Miracles come in many forms. On Feb. 2, Rev. Arthur Moore learned that firsthand. While swimming laps with his wife at his small-town YMCA, Moore suffered a cardiac arrest. His heart stopped for three minutes.
According to the American Heart Association, there are more than 356,000 out-of-hospital cardiac arrests in the U.S. each year and 9 of 10 are fatal. Many people like Moore, who seem to be in good health, could detect problems before an event with something as simple as a heart calcium test.
For 67-year-old Moore, his story unraveled as he and his wife were swimming. On his last lap, Moore rolled over in the water and his wife knew something was wrong. “She pulled me up and called for help,” he said. “That day, God put everyone necessary to care for me in the right place.”
One was an off-duty lifeguard swimming laps in the next lane. Another was an EMS trainer walking the track. After they revived Moore, a helicopter waited to take him to a hospital with high-level care.
“Someone asked me which hospital I wanted to go to,” Moore said. “I couldn’t remember any in the moment so I said to take me to the best hospital.”
He was airlifted to Mercy Hospital St. Louis where a group of ER caregivers geared up for Moore’s arrival. Dr. Tim Schloss, the team’s cardiologist, explained that quick treatment is essential for cardiac arrest patients.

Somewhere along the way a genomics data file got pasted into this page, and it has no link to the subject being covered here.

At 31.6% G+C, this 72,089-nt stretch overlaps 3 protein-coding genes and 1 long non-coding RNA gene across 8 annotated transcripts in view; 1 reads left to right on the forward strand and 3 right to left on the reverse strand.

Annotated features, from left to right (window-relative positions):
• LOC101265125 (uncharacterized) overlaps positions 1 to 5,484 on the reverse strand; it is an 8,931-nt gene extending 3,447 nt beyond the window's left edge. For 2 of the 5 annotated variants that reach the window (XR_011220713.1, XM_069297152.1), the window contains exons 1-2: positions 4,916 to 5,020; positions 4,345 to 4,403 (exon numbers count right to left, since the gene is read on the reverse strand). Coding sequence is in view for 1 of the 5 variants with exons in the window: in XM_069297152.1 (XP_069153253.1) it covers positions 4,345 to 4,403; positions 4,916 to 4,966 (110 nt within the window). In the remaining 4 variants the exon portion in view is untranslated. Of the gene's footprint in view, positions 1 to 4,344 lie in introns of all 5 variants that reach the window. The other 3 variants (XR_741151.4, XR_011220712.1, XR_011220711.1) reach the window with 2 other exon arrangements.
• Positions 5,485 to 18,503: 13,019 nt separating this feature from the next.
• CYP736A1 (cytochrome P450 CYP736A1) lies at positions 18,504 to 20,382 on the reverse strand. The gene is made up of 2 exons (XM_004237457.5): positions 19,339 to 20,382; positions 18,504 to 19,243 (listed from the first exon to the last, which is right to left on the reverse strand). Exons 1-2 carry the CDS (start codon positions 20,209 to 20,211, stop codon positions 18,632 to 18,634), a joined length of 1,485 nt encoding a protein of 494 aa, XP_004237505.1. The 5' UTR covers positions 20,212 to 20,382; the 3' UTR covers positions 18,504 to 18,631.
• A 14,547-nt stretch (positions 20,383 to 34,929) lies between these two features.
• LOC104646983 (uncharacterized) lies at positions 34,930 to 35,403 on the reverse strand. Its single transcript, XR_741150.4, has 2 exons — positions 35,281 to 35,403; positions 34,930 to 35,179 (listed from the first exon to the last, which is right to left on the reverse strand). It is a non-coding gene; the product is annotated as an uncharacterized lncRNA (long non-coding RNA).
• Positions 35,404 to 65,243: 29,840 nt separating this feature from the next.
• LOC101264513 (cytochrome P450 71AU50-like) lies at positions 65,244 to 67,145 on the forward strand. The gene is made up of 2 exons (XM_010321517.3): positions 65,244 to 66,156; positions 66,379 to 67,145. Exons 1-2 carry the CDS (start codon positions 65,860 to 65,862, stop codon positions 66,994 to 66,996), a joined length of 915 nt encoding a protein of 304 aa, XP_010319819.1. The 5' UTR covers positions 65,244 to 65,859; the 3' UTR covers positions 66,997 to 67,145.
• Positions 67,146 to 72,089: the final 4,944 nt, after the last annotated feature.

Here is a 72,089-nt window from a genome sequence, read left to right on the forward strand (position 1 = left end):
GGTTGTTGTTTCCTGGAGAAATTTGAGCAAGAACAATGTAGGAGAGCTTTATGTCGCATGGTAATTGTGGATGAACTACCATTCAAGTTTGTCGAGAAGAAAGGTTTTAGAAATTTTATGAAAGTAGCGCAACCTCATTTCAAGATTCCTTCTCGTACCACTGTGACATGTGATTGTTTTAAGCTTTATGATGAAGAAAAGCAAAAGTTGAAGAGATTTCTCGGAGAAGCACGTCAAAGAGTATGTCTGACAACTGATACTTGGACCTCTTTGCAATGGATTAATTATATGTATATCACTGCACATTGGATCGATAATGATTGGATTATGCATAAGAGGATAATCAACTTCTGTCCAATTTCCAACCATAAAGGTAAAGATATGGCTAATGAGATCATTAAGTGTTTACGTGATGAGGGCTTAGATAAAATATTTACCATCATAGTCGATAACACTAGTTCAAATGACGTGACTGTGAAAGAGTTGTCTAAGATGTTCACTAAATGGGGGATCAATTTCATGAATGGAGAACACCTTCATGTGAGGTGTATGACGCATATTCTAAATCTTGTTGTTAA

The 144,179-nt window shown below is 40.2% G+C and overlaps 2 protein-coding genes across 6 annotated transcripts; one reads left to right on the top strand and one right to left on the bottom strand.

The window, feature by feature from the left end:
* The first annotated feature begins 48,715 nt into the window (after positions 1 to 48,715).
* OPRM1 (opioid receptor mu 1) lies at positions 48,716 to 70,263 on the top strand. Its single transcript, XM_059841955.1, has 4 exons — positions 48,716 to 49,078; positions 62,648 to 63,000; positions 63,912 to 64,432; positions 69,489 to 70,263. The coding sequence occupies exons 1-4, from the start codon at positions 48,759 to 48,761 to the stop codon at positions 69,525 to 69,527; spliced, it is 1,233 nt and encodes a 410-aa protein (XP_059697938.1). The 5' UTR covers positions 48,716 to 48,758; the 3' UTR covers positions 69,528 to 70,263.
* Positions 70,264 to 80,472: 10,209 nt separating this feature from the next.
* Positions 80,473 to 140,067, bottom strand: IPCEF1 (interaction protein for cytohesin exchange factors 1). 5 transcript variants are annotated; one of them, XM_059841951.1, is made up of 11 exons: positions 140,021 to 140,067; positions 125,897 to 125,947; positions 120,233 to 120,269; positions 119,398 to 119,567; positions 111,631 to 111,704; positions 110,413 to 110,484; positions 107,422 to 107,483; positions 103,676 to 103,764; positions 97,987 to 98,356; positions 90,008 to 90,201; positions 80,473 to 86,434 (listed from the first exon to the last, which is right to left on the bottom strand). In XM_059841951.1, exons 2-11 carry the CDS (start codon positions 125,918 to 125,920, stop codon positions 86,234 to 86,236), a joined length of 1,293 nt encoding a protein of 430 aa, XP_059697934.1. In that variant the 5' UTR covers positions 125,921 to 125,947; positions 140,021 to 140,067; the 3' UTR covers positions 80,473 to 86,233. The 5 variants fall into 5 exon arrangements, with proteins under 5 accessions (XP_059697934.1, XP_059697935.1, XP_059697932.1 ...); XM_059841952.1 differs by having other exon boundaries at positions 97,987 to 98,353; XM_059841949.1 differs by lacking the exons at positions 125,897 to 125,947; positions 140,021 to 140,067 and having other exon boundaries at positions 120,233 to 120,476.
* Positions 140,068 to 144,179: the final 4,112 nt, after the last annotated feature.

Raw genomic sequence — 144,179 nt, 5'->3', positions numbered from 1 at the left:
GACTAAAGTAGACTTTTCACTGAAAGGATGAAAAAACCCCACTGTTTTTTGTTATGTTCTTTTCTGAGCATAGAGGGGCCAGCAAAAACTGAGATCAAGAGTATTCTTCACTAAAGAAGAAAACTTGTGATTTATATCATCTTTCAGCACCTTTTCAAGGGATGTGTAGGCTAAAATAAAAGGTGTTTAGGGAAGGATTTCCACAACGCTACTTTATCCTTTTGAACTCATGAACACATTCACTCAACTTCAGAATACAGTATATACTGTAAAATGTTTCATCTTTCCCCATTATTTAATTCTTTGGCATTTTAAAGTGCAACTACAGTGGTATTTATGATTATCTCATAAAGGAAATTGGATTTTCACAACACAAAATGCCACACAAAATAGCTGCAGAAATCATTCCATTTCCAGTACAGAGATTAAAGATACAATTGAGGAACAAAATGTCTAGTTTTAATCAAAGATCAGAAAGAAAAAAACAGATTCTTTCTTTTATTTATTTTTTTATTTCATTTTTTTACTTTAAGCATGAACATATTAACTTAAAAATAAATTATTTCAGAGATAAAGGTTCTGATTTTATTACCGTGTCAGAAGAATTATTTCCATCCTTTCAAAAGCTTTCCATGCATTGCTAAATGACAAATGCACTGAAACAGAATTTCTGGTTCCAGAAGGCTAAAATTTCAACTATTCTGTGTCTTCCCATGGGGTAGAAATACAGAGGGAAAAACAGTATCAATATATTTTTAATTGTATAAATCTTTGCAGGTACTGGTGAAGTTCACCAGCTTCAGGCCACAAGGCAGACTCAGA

The cardiac catheterization team immediately determined Moore needed bypass surgery. Most patients who undergo a traumatic heart event along with quadruple bypass would be hospitalized for a week or more. Moore left the hospital four days later.
Moore leads his cardiac rehab group and said everyone is surprised how much he’s been able to do so quickly.
Mercy, named one of the top five large U.S. health systems in 2018, 2017 and 2016 by IBM Watson Health, serves millions annually. Mercy includes more than 40 acute care and specialty (heart, children’s, orthopedic and rehab) hospitals, 800 physician practices and outpatient facilities, 44,000 co-workers and 2,100 Mercy Clinic physicians in Arkansas, Kansas, Missouri and Oklahoma. Mercy also has clinics, outpatient services and outreach ministries in Arkansas, Louisiana, Mississippi and Texas. In addition, Mercy's IT division, Mercy Technology Services, supply chain organization, ROi, and Mercy Virtual commercially serve providers and patients in more than 20 states coast to coast.